• Language
    • ENGLISH
    • GERMAN
    • SPANISH
    • FRENCH
    • ITALIAN
    • JAPANESE
    • PORTUGUESE
    • CHINESE
    • RUSSIAN

Get your own Little Black Book.

Build your own personal news stream. Discover the latest work created that interests you, share your favourite stories and follow your favourite people and companies

Already have an account?

People

Creativity Squared: Sparking Movements with Juliana Jaramillo

Jack Morton's Juliana on brain tabs, uncomfortable feels on work execution and finding golden nuggets along the way

Creativity Squared: Sparking Movements with Juliana Jaramillo

Juliana Jaramillo recently joined Jack Morton in Chicago as as VP, executive creative director from Giant Spoon, where she worked on some of the most lauded award-winning experiential work in the last few years including HBO’s “Bleed For The Throne” and Under Armour’s RUSH Performance Lab.

In her new role, Juliana leads creative direction for clients including Molson Coors and Kellogg’s. A trained industrial designer, Jaramillo built a career collaborating with brands such as Target, Google, Louis Vuitton, and Puma. She has also worked with Revlon, MoMA, Marriott and more, helping them show up at key cultural events from Sundance Film Festival to SXSW, CES and Art Basel. She also helped develop two product lines for West Elm.


Person

I am the kind of creative that has a ton of bookmarks, and a million tabs open in my brain. I am naturally curious; variety is very important to me. I love trying new things, exploring new places and expanding my knowledge. All that energy and interest helps evolve who I am.

During the pandemic I took a hand building ceramics class on zoom, which lead me to my new 'amateur ceramicist career' (@jjobjects on Instagram). Each piece is unique, with its own name and story. They are all up for adoption and come with their own certificate. I was surprised by how much they resonated with people wanting to bring one home with them.

I’ve really enjoyed this new creative outlet. I find that learning a new craft, after years of perfecting your own is invaluable. Being bad at something keeps you humble and grounded and reminds you that there is so much to learn!


Product 

In my experience, a piece of work that is truly creative usually manifests itself physically. I feel a good idea, it might give me goose bumps, or a rush of energy and excitement. 

Similarly, when executing some of the best work I’ve done, I usually feel uncomfortable. I might feel scared or nervous, but I take it as a good sign that am pushing myself and the work out of the comfort zone and I just need to keep going.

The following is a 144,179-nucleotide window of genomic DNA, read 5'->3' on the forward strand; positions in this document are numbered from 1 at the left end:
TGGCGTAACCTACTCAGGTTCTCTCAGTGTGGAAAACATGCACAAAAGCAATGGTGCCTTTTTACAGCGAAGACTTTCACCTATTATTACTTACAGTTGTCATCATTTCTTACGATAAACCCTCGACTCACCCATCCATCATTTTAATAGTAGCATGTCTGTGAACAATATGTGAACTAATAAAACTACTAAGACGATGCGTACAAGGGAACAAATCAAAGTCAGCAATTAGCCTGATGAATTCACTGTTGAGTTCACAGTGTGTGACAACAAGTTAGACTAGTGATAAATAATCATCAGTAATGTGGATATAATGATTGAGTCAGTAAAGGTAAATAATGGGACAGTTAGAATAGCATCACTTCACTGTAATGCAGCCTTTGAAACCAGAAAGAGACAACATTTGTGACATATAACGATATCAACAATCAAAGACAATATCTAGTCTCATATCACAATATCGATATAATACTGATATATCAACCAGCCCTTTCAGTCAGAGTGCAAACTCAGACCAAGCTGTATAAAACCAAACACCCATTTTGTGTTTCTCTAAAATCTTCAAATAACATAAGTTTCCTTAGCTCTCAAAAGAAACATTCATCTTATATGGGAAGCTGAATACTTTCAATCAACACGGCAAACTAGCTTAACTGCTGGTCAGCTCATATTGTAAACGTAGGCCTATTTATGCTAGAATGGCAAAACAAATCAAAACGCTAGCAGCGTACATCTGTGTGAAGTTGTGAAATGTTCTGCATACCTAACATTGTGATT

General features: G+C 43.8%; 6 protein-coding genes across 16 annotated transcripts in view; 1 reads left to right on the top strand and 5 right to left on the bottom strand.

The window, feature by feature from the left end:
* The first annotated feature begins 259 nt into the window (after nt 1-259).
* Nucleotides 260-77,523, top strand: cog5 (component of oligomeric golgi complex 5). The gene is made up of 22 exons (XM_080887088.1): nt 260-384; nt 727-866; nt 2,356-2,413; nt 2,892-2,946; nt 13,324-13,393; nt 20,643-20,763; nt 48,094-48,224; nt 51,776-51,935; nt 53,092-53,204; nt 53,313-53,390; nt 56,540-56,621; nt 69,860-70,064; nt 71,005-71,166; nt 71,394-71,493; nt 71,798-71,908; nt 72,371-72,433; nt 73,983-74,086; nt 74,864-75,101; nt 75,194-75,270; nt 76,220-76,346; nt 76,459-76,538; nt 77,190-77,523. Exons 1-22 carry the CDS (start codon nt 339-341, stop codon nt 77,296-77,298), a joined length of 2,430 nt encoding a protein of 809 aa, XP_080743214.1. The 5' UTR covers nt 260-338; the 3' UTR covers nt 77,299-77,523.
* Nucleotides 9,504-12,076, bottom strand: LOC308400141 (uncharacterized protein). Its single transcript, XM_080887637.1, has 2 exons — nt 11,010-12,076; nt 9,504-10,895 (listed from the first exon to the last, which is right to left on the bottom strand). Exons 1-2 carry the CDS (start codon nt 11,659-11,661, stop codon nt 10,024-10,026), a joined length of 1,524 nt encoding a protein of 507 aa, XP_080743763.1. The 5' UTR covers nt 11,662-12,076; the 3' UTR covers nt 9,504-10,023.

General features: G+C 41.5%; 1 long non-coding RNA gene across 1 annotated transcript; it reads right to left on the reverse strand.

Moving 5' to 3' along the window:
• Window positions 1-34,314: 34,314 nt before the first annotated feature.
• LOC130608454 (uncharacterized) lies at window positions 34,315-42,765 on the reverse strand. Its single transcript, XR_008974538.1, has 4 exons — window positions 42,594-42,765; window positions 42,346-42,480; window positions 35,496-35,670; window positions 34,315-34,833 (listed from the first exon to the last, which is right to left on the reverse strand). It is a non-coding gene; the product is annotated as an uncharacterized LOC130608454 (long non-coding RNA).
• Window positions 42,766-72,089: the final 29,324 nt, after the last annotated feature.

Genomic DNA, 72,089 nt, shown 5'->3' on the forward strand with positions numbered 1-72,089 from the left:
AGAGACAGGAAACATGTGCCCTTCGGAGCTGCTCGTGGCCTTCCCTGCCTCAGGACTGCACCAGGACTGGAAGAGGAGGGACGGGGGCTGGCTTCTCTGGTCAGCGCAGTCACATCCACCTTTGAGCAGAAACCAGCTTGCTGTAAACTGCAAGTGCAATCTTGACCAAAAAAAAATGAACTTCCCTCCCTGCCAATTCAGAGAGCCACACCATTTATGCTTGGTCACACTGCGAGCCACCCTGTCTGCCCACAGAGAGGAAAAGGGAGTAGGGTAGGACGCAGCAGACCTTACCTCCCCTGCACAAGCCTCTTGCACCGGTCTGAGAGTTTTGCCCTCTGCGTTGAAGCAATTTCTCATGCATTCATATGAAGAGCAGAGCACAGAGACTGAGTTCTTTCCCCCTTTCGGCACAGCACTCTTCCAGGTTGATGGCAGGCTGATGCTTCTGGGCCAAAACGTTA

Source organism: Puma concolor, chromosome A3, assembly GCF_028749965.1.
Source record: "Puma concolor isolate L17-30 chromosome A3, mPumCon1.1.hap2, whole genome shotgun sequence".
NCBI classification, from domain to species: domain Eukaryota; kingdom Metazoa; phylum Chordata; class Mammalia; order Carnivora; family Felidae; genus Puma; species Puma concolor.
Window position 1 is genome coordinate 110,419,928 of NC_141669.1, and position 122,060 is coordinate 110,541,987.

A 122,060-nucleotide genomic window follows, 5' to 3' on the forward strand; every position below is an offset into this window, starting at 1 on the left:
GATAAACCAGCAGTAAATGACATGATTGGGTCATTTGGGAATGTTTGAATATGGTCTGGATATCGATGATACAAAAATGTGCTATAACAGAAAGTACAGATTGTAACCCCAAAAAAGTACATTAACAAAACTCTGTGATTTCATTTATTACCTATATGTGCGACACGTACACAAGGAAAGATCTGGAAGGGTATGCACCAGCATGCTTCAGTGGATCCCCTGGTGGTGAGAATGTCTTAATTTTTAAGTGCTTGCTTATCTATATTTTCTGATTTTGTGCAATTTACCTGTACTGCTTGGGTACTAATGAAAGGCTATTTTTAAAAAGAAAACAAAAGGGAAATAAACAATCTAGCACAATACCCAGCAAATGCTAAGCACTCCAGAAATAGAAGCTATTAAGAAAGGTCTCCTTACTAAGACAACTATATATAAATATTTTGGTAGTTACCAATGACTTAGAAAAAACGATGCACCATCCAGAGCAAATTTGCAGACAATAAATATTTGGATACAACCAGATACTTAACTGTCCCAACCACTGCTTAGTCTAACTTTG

I worked on two experiential campaigns for HBO, #Bleedforthethrone and one for Westworld at CES, and they were both great examples of this. Hosting a blood drive for Game of Thrones in the middle of SXSW when people are looking to have fun and party was a huge risk. Would anyone make the 'ultimate sacrifice' and bleed for the throne? Would they even show up? In the end the work was a huge success, it was recognised in the industry and won awards, but even better than that is the joy of succeeding at something hard.


Process

At the start of a project, I usually start alone. I immerse myself in the world, I go digging and end up exploring all these different paths. If all goes well, you find golden nuggets along the way that you can then turn into something special. I bring these to the team, and together we work through the back-and-forth process of shaping it. One move sparks another and you just keep building. In the end, the best results have lots of different fingerprints and no true owner because it’s a true group effort. I love that process, it’s the best part of my job.


Press

I grew up in Colombia and am part of a very large and close-knit family. My parents each had seven siblings, and I grew up surrounded by over thirty cousins, plus my two siblings. I was never alone, and we were always playing or planning some sort of performance. I got a lot of practice corralling people to do things as well as dealing with a variety of personalities early on.

I was also very lucky to be exposed to a variety of experiences throughout my formative years. My family was able to travel abroad and experience different cultures. I played a variety of sports and participated in high school extracurricular activities like dance and theatre, all those things factor into the type of creative leader I am today.


Sign up to our newsletters and stay up to date with the best work and breaking ad news from around the world.